The Importance of Networking in College

Written by Jacqueline B

College: a time for partying, enjoying life, and not having a care in the world.


Wrong… kind of.

While you should definitely make the most your college years (after all, you’ll probably only be there once), it is also important to focus on what lies ahead.

College is the gateway to your career, not only because of the education you are receiving, but also because of the potential contacts you can make. Yes, we’re talking about networking.

What Is Networking?

Networking is the use of ones personal, professional, or academic connections to aid in ones professional advancement. Networking can provide insight on potential job opportunities, help one learn more about their field of interest, or help further one’s career goals.

Networking can work wonders for ones career, but it needs to be done properly. Creating a meaningful and successful network requires building genuine, mutually beneficial relationships.

Forget awkward introductions at cocktail parties or unsolicited emails to the new guy upstairs; nurture the relationships you already have, and only seek out new alliances if they are purposeful and genuine.

How you network can make or break your potential for creating career-boosting contacts.

Networking in College

College is actually one of the best settings for networking.

It gives you the chance to connect with professionals in your desired field of work, such as your course professors; they can provide you with valuable advice, or even referrals.

You will also find yourself surrounded by other students studying in the same field as you. Connecting with other students can give you a unique perspective on certain topics and can increase your opportunity pool.

Advice, referrals, and opportunities are the core reasons why networking in college is so important; it can play a crucial role in your professional success.


It’s hard to know the ins and outs of a field, a situation, or a job, when first entering it. By connecting and conversing with individuals with established experience in these areas, you stand to gain useful advice on what to do (or not do) and how to do it.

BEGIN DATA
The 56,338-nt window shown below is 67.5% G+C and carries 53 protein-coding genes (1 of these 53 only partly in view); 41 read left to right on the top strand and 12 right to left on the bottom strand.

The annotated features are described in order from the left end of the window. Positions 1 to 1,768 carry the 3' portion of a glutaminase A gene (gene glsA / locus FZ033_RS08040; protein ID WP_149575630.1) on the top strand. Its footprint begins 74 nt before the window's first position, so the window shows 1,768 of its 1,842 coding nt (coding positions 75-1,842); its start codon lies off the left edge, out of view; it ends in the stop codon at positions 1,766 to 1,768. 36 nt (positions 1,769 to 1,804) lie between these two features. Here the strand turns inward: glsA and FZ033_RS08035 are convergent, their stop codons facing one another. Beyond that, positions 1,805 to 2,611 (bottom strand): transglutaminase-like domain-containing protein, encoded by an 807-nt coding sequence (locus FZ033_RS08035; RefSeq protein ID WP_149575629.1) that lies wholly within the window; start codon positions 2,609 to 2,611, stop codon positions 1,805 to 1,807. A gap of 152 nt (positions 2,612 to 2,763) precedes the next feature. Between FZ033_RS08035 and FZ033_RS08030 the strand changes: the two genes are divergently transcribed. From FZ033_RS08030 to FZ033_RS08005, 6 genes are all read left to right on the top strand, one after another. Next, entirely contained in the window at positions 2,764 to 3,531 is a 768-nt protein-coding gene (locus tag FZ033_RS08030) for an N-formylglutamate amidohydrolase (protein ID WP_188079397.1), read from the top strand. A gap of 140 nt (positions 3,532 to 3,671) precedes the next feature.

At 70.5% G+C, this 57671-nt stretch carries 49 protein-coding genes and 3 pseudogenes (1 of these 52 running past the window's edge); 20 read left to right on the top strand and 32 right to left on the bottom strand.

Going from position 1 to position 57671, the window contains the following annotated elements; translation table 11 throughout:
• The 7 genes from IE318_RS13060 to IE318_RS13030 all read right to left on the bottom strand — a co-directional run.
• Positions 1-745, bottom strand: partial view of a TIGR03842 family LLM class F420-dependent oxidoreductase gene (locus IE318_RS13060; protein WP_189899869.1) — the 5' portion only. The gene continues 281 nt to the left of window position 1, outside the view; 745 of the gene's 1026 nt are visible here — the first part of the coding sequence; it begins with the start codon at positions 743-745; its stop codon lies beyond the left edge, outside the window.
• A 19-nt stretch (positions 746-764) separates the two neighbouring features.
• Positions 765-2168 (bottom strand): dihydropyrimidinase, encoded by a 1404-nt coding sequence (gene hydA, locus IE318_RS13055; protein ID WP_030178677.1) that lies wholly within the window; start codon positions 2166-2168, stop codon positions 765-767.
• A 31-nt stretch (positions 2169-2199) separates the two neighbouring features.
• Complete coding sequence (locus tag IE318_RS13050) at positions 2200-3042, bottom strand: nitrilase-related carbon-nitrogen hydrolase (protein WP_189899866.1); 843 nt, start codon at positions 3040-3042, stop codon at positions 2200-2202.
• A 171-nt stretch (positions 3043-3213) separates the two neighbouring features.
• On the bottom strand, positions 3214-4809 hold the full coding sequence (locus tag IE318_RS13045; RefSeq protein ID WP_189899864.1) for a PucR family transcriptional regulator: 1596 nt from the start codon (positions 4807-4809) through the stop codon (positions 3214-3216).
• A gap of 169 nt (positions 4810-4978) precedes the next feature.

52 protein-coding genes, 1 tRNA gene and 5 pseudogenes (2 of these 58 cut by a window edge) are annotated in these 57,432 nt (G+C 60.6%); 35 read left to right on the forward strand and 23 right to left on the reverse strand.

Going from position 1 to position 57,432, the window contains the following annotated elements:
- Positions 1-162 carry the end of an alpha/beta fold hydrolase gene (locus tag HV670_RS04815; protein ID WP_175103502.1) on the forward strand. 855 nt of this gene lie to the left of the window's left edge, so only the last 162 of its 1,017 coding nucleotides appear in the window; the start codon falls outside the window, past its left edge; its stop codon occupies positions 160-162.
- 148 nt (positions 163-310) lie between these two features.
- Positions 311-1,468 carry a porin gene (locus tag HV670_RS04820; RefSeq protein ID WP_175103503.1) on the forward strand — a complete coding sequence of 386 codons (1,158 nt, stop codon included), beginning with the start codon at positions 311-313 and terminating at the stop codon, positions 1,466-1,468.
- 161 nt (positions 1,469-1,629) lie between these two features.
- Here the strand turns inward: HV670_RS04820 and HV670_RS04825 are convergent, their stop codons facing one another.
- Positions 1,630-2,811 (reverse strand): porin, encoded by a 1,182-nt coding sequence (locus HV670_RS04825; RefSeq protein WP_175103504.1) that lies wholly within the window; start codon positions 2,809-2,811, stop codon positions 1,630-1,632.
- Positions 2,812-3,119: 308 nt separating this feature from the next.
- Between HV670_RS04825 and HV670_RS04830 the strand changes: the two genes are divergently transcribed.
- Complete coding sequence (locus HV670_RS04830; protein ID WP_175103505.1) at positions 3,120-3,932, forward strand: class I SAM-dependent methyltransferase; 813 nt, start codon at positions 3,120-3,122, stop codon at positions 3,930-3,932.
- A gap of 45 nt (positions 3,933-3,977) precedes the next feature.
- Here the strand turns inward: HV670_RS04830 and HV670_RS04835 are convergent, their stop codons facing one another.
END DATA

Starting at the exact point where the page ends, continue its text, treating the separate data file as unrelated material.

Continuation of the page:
This can help you avoid unnecessary mistakes and stand out amongst your potential competitors.


A genuine referral from someone with stature or distinction in your desired field of work can be worth more than gold.

Referrals speak not only of your professional capabilities, but also highlight your positive qualities as a person. It shows your prospective employer that the individual writing the review sees potential in you.


This is probably the most significant benefit of networking.

Forming relationships with equals in your field can broaden your knowledge of potential job openings. Forming relationships with superiors in your field can help you stand out as a desirable candidate for positions they may have an influence in filling.

Either way, having a network of individuals in your field will afford you more job opportunities than if you did not have any professional connections.

Start Building Your Network Now

It may seem intimidating but there are many simple and effective ways to network throughout your college years.

The extra effort now will only benefit you in the future.

Networking can help further your career; give you insight and new perspective; help you realize your goals, both professionally and personally; and leave you with lasting and meaningful relationships.


About the author

Jacqueline B

Our favorite Canadian Jacqueline is a graduate of the University of Alberta. She freelances for variety of online publications, and we're thrilled to to have her as part of the Career Geek team.